Meditation for the Day

Fifth Sunday of Lent, March 21

Suffering Becomes the Means by Which We Embrace the Will of God for Us in This Life, for Suffering Is at the Very Heart of Our Personal Holiness; It Is the Means By Which We Are Made Witnesses of Our Lord’s Own Suffering and Sharers in the Glory to Come.

In today’s Gospel, Jesus’ human nature was beginning to feel anxiety about the Passion He was soon to endure, and He uses this opportunity to teach and strengthen His followers –

“Now is the time of judgment on this world; now the ruler of this world will be driven out. And when I am lifted up from the earth, I will draw everyone to myself.”

The timeline for today’s Gospel Reading is just after Jesus’ triumphal entry into Jerusalem amid cries of “Hosanna!” The chief priests and the Jewish authorities were plotting to have Him killed, and there was a certain amount of tension amidst His disciples. And Jesus says to them, “The hour has come for the Son of Man to be glorified.”

When we reflect upon the life of faith which each of us lives in our day-to-day activities, how do we reflect upon the suffering which each of us endures at times? How do we reflect upon the afflictions which affect our loved ones? To admit apprehension and a certain amount of anxiety or trepidation is a normal human response.

Our Lord was no different. Yes, He has two natures – one completely Divine and Glorious, which experiences none of the weaknesses of the human flesh. But the second is completely man, completely human, just like any one of us! He would become hungry, tired, cold, sweaty, and He would experience pain – an unpleasant and undesirable feeling for anyone, unless one begins to reflect upon the glory which pain can realize for us!

And Jesus explains to us in today’s Gospel the true value of suffering, beginning with our Lord, Himself, as the innocent Lamb being led to the slaughter, and also the idea that suffering for each of us is a reality which we are called upon to accept and embrace as His faithful followers –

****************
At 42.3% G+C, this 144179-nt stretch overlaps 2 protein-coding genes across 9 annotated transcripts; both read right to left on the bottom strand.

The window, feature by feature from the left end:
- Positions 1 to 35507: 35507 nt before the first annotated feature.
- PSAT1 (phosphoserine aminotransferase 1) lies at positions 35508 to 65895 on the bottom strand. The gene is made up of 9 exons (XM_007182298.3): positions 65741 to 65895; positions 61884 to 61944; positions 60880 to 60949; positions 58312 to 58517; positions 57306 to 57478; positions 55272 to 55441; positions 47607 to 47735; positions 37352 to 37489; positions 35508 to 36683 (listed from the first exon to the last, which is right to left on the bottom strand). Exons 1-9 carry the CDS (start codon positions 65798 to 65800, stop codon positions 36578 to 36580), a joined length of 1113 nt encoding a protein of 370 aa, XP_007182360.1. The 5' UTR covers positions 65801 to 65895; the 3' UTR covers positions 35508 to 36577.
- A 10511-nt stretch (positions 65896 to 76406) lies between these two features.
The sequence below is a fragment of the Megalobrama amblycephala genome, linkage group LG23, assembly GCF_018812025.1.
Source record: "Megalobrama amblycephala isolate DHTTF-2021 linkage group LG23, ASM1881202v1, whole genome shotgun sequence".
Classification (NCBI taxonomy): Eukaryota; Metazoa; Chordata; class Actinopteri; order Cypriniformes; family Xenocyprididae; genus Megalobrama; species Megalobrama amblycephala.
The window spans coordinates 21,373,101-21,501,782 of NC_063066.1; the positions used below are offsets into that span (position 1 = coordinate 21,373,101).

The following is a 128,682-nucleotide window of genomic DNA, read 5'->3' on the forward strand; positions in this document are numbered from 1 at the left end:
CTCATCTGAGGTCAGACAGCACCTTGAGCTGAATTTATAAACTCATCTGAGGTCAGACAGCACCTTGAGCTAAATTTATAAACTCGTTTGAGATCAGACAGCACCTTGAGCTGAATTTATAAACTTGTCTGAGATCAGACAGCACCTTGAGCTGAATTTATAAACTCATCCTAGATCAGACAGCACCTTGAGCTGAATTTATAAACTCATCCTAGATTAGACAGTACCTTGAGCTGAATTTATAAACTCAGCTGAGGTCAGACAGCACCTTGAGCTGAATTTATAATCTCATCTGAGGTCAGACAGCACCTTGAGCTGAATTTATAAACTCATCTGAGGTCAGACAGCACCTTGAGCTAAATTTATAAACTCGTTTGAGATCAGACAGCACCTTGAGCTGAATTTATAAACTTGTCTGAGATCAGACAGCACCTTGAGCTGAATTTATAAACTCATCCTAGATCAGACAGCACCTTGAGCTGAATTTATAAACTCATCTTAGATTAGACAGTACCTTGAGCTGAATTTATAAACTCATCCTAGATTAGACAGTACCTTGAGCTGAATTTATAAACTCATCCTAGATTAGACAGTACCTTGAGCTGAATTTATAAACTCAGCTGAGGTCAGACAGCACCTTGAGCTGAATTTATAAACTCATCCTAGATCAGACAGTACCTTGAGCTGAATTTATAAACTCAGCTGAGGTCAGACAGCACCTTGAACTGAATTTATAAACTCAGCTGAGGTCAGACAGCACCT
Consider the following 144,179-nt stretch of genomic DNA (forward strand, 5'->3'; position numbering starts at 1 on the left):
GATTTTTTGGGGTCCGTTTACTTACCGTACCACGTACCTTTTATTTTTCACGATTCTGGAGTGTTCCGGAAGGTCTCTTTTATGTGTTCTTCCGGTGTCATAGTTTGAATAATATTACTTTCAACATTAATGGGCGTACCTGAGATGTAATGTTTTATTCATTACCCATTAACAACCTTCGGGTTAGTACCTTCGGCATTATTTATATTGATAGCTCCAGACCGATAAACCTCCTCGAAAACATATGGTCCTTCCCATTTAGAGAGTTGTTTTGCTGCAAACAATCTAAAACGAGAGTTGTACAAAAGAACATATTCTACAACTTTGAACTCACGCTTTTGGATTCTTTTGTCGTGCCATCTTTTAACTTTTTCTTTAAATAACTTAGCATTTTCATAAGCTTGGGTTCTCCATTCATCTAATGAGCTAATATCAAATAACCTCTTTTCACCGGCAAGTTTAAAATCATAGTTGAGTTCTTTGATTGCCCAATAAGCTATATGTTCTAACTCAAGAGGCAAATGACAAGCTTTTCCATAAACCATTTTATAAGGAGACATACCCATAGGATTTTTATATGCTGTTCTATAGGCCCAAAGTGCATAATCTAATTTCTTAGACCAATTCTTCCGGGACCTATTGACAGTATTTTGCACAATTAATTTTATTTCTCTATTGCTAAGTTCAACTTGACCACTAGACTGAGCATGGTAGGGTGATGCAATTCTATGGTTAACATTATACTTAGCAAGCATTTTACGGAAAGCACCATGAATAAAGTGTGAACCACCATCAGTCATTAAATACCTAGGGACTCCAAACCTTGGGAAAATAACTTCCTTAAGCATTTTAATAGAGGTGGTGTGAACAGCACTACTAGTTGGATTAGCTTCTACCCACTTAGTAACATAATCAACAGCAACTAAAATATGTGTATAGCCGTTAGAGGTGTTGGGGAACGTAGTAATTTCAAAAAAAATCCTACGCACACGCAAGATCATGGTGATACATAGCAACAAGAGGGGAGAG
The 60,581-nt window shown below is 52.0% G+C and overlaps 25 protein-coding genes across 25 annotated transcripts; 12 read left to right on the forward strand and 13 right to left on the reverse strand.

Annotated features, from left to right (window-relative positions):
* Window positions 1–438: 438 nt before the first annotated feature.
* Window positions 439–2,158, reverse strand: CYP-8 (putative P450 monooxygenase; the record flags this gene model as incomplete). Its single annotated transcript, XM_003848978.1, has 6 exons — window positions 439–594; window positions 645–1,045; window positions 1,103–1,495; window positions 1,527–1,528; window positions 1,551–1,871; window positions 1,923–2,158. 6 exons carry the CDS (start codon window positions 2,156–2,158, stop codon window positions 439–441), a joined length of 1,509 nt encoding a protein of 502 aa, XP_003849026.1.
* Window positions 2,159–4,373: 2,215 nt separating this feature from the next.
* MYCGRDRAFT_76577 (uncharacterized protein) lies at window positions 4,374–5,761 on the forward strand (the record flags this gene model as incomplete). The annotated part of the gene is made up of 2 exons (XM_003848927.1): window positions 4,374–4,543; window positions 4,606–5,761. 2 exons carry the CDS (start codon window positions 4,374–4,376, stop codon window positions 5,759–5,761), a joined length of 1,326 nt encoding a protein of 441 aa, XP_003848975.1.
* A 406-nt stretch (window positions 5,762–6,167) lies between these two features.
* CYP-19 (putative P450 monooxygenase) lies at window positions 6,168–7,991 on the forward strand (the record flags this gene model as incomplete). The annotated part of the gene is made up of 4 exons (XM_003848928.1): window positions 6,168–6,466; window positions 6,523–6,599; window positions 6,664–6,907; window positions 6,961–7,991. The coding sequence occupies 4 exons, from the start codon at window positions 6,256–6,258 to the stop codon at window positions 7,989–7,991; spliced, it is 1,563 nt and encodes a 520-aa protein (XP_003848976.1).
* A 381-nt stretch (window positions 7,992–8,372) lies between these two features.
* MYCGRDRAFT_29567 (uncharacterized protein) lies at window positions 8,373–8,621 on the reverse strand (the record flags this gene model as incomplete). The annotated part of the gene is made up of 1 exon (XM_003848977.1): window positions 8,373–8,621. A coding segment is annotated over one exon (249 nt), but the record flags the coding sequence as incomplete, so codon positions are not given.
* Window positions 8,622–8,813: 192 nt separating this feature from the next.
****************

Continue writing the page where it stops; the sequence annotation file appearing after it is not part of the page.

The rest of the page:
“Amen, amen, I say to you, unless a grain of wheat falls to the ground and dies, it remains just a grain of wheat; but if it dies, it produces much fruit. Whoever loves his life loses it, and whoever hates his life in this world will preserve it for eternal life. Whoever serves me must follow me, and where I am, there also will my servant be.”

In essence, our Lord was explaining that suffering holds within itself great value for both our soul and for others. It is a form of spiritual purification, a spiritual cleansing which places us on a road to interior perfection – a state which we shall never fully attain in this life!

For it is only when our soul is glorified by God’s Love and Mercy, in which we are rewarded with the gift of eternal life in His Kingdom, and we begin to look back upon the life of faith that we lived on Earth, whereby we truly begin to realize the wondrous graces which our soul earned for itself and others through a heart which was opened to and accepting of the different crosses we were each called to bear in this life – all as a result of our Lord’s Passion, Death and Resurrection.

And the author of the Letter to the Hebrews was aware of this, which we find in our Second Reading today, “Son though he was, he learned obedience from what he suffered; and when he was made perfect, he became the source of eternal salvation for all who obey him.”

For those who suffer (and I am no stranger to this, as I have had numerous surgeries over the past 15 years to alleviate or repair certain physical conditions my body was subjected to, and God has always been there to support and strengthen me), the cross can seem heavy at times, and when we become witnesses to the suffering our loved ones must endure, the burden can even become greater!

Yet, from the perspective of a faith-filled heart, suffering reveals to us the very Mercy of God, and makes manifest His loving and consoling Presence, for our souls are purified and, for an opened and receptive heart, our faith is strengthened knowing that we are truly sharing in Christ’s own Passion!

Suffering can become a mystery for many. And for those whose faith is weak or empty, suffering becomes an antagonist to be done away with, an adversary to be eradicated.

Yet, from the very beginning of Christianity, suffering was seen by many of the saints and martyrs as a doorway which brought us ever closer to the Merciful Heart of Jesus Himself, especially when the sufferings were offered up to God’s providential Love to be joined with our Lord’s sufferings, for it allowed us to mentally stand next to Christ as sharers in His own Passion!

And for a Christian to truly feel and believe this, then the words from our First Reading truly take upon themselves a profoundly deeper meaning, “I will place my law within them and write it upon their hearts…All, from least to greatest, shall know me, says the LORD.”